Suara Rakyat Malaysia (Suaram) strongly condemns the execution of Kho Jabing by the government of Singapore on 20 May 2016.
Despite the unanswered concerns regarding the impartiality of the appeal proceedings, the government of Singapore refused to answer the public plea for clemency and unconscionably carried out the sentence at 3.30pm after the dismissal of Kho Jabing’s appeal on the morning of 20 May 2016.
The concerns that Kho Jabing’s right to fair trial was violated was affirmed when Justice of Appeal Andrew Phang failed to recuse himself and sat as part of the coram of judges who heard his motion on 19 May 2016.
Suaram would like to reiterate the importance of an impartial tribunal especially in cases involving the use of capital punishment and remind the government of Singapore about the importance of the notion that justice must not only be done, but must be seen to be done. The failure to ensure justice was done in this case will tarnish Singapore’s ability to provide a fair trial for those seeking justice in its legal system.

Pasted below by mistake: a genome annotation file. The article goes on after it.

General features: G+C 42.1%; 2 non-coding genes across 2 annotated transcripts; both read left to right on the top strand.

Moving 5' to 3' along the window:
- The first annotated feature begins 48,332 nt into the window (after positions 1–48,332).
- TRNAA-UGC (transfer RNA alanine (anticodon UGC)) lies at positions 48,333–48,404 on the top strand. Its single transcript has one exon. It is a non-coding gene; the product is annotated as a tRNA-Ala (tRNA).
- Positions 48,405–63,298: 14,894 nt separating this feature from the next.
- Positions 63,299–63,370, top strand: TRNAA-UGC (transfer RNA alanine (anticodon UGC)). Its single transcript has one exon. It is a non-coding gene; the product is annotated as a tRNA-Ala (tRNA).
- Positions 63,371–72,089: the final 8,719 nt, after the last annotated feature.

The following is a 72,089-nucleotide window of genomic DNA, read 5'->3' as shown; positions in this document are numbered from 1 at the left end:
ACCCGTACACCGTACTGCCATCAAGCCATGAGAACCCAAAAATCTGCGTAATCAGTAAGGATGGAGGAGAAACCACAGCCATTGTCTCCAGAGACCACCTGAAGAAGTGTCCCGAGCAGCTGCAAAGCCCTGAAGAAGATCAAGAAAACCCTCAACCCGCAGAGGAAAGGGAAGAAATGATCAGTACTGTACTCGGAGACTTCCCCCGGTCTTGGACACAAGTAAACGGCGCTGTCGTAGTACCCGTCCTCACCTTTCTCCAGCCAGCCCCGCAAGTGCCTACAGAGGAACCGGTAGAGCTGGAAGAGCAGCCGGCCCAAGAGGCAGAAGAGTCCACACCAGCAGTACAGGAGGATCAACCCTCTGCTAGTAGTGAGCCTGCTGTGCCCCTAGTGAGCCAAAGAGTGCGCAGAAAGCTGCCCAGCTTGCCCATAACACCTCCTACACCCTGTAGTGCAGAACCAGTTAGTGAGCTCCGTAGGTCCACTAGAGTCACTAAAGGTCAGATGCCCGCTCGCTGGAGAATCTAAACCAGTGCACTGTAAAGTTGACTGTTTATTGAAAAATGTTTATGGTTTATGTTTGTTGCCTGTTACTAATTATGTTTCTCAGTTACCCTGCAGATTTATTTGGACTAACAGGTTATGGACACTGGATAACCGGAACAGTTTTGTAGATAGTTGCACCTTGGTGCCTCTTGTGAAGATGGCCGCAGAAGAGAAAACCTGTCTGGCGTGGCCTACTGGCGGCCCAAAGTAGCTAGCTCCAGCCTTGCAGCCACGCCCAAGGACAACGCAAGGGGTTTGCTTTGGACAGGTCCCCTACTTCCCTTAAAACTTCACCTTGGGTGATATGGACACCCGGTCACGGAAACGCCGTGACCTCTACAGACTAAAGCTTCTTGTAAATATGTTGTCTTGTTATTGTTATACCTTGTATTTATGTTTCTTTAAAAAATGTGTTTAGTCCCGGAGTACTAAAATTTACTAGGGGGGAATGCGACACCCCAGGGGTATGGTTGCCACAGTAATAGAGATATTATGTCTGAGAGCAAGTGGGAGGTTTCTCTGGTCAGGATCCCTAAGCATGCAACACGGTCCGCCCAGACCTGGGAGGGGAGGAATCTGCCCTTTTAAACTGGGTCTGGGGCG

Further, the doubt as to whether the prosecution had adequately proven the necessary measure for Kho Jabing’s act to be tantamount to murder, as expressed by some of the presiding judges during the trial, should have been taken into account during the sentencing.
Despite the existing doubts, the death sentence was still imposed on Kho Jabing. The failure to account for this clearly violates recognised international norms where capital punishment can only be imposed when the crime meets the threshold of ‘most serious crimes’.
In the light of these concerns, the refusal to provide for a stay of execution and the apathy shown by government of Singapore with regard to the plea for clemency by the family and members of the public can only be described as callous and unconscionable, to say the least.
The death penalty does not provide justice and in this case it has caused a great injustice to the family of the deceased. This execution also marks Singapore departure from the norms of developed states, where the use of capital punishment has been gradually phased out.
The insistence that capital punishment remains a facet of its criminal justice system clearly show its disinclination to join the ranks of developed countries with regard to its recognition of human rights.
Suaram reiterates our stance that the use of capital punishment must be abolished and calls upon governments which still endorses the use of capital punishment to re-examine its use and instate a moratorium on it immediately!
Sevan Doraisamy is executive director of Suaram.